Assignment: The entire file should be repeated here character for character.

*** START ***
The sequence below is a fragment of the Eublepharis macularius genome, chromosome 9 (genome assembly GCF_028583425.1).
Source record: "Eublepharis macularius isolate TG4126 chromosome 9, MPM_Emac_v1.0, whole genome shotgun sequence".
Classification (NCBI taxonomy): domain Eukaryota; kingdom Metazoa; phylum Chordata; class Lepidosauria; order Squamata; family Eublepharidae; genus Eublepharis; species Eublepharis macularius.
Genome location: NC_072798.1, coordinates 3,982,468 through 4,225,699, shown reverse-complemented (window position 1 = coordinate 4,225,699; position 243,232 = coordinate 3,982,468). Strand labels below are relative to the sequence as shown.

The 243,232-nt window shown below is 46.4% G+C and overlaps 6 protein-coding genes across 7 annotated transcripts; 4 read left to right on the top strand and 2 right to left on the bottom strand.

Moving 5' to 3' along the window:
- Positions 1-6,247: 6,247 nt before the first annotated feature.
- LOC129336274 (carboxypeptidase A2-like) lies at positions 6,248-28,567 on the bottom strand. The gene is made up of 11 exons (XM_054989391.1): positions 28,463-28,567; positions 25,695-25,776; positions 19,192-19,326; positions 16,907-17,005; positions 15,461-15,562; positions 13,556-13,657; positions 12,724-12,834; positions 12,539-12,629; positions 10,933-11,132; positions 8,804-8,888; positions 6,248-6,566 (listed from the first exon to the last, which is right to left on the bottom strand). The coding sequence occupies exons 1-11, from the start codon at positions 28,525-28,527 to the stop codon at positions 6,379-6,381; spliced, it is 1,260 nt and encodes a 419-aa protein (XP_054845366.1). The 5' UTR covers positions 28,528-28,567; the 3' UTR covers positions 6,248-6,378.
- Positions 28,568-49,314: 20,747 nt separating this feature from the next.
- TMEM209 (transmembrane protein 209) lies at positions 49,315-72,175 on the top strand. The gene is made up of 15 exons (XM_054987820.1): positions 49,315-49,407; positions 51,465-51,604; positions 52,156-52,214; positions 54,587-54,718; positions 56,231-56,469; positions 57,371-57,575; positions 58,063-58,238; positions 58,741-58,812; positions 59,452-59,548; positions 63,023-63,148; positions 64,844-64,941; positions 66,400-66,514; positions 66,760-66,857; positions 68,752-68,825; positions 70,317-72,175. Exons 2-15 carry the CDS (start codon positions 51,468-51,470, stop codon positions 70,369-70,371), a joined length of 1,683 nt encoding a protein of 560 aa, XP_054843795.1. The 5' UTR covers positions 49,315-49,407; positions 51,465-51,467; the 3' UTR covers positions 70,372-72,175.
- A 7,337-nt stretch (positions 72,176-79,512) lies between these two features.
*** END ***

The sequence below is a fragment of the Eublepharis macularius genome, chromosome 9 (genome assembly GCF_028583425.1).
Source record: "Eublepharis macularius isolate TG4126 chromosome 9, MPM_Emac_v1.0, whole genome shotgun sequence".
Classification (NCBI taxonomy): domain Eukaryota; kingdom Metazoa; phylum Chordata; class Lepidosauria; order Squamata; family Eublepharidae; genus Eublepharis; species Eublepharis macularius.
Genome location: NC_072798.1, coordinates 3,982,468 through 4,225,699, shown reverse-complemented (window position 1 = coordinate 4,225,699; position 243,232 = coordinate 3,982,468). Strand labels below are relative to the sequence as shown.

The 243,232-nt window shown below is 46.4% G+C and overlaps 6 protein-coding genes across 7 annotated transcripts; 4 read left to right on the top strand and 2 right to left on the bottom strand.

Moving 5' to 3' along the window:
- Positions 1-6,247: 6,247 nt before the first annotated feature.
- LOC129336274 (carboxypeptidase A2-like) lies at positions 6,248-28,567 on the bottom strand. The gene is made up of 11 exons (XM_054989391.1): positions 28,463-28,567; positions 25,695-25,776; positions 19,192-19,326; positions 16,907-17,005; positions 15,461-15,562; positions 13,556-13,657; positions 12,724-12,834; positions 12,539-12,629; positions 10,933-11,132; positions 8,804-8,888; positions 6,248-6,566 (listed from the first exon to the last, which is right to left on the bottom strand). The coding sequence occupies exons 1-11, from the start codon at positions 28,525-28,527 to the stop codon at positions 6,379-6,381; spliced, it is 1,260 nt and encodes a 419-aa protein (XP_054845366.1). The 5' UTR covers positions 28,528-28,567; the 3' UTR covers positions 6,248-6,378.
- Positions 28,568-49,314: 20,747 nt separating this feature from the next.
- TMEM209 (transmembrane protein 209) lies at positions 49,315-72,175 on the top strand. The gene is made up of 15 exons (XM_054987820.1): positions 49,315-49,407; positions 51,465-51,604; positions 52,156-52,214; positions 54,587-54,718; positions 56,231-56,469; positions 57,371-57,575; positions 58,063-58,238; positions 58,741-58,812; positions 59,452-59,548; positions 63,023-63,148; positions 64,844-64,941; positions 66,400-66,514; positions 66,760-66,857; positions 68,752-68,825; positions 70,317-72,175. Exons 2-15 carry the CDS (start codon positions 51,468-51,470, stop codon positions 70,369-70,371), a joined length of 1,683 nt encoding a protein of 560 aa, XP_054843795.1. The 5' UTR covers positions 49,315-49,407; positions 51,465-51,467; the 3' UTR covers positions 70,372-72,175.
- A 7,337-nt stretch (positions 72,176-79,512) lies between these two features.